When it comes to building trust, it’s vital that each of those communications is open and honest. If your prospects or existing customers believe you’re not being transparent, they’re not going to trust you (and they probably won’t want to work with you in future, either).
Naturally, there will be times when it seems easier or smarter to hide the truth and paint the best possible picture of your business. A prospect might ask about a previous project that didn’t go so well for you. An existing customer might want to know why their project is behind schedule.
In these cases, it’s always best to own your mistakes. Research shows that simply apologising to unhappy customers is more effective than offering financial compensation. Why? Because accepting responsibility, rather than trying to hide the truth or shift the blame, demonstrates that you can be trusted.
Demonstrating Social Proof
Social proof is one of the most powerful weapons in your arsenal for demonstrating and building trust with prospects and clients.
In short, the term “social proof” refers to the idea that people tend to accept and go along with the actions or opinions of friends, family, colleagues, or peers who they trust. For instance, 83% of customers say that a word-of-mouth recommendation from a loved one would make them more likely to purchase a product or service.
So how can you leverage the power of social proof?
As with the other guidance in this article, it’s not about telling people that you can be trusted. Instead, it’s about what other people think of you. Third-party references to your business – particularly those made on digital platforms – can be used to help spread the word about your reputation and service quality. Potential strategies include:
- Displaying accreditations: Things like professional certifications, industry awards, and proofs of compliance can act as a “badge of trust” that enhances your reputation and credibility. Display them prominently in relevant parts of your website and in sales collateral, and possibly also in email signatures and on social profiles.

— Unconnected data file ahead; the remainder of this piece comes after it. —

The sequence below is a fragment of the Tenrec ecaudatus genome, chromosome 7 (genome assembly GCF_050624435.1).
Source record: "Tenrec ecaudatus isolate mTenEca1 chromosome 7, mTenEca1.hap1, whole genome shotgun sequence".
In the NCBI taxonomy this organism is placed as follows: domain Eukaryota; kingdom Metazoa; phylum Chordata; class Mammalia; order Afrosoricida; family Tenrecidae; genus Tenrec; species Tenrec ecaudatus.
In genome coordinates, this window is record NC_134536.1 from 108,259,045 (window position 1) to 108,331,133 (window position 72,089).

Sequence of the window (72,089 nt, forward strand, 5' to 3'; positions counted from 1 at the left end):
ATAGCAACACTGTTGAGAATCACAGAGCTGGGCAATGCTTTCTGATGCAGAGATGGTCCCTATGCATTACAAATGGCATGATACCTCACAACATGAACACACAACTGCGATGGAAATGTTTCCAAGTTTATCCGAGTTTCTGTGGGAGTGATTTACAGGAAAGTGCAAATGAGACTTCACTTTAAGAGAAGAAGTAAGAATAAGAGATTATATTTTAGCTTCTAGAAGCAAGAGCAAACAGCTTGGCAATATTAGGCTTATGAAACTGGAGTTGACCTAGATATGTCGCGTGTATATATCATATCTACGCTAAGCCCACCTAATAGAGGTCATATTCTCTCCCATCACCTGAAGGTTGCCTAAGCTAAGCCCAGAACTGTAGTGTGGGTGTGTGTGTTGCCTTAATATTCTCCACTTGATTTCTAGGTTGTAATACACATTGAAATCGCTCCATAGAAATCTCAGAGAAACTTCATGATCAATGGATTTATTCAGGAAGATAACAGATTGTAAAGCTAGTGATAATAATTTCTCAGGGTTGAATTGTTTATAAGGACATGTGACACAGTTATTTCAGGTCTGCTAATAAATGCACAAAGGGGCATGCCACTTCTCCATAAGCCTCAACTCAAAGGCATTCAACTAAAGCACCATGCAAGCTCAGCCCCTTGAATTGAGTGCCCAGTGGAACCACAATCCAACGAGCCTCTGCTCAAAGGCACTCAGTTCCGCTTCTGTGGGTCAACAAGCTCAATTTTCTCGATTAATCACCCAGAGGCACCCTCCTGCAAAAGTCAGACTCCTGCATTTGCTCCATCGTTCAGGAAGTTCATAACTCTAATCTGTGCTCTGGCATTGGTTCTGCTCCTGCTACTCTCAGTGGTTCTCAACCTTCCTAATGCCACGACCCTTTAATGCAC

- Highlighting brand mentions: Are people saying good things about your brand online? Naturally, you might want to use those comments in testimonials and case studies. But make sure you link to the original conversation – whether it’s on a social platform, or a review site, or an industry forum – to add legitimacy and authenticity, and to give the reader additional context.
- Demonstrate business credentials: Remember that social proof works because people generally like to follow the crowd. You can tap into this by demonstrating your business credentials. For instance, tell people how many companies you work with, or how many projects you’ve delivered, or how many years of experience you have in IT solutions.
Conclusion: Trust Starts Within Your Business
You can’t expect to build trust with potential and existing customers if you don’t trust the people within your team.
You need to have complete faith in their ability to take on a project, however challenging, and do everything within their power to deliver it successfully.
That’s where we come in.
At ECS Resource Group, we can help you find the very best IT talent, from support, implementation, and integration, to development, project management, and leadership. Get in touch to see how we can help you.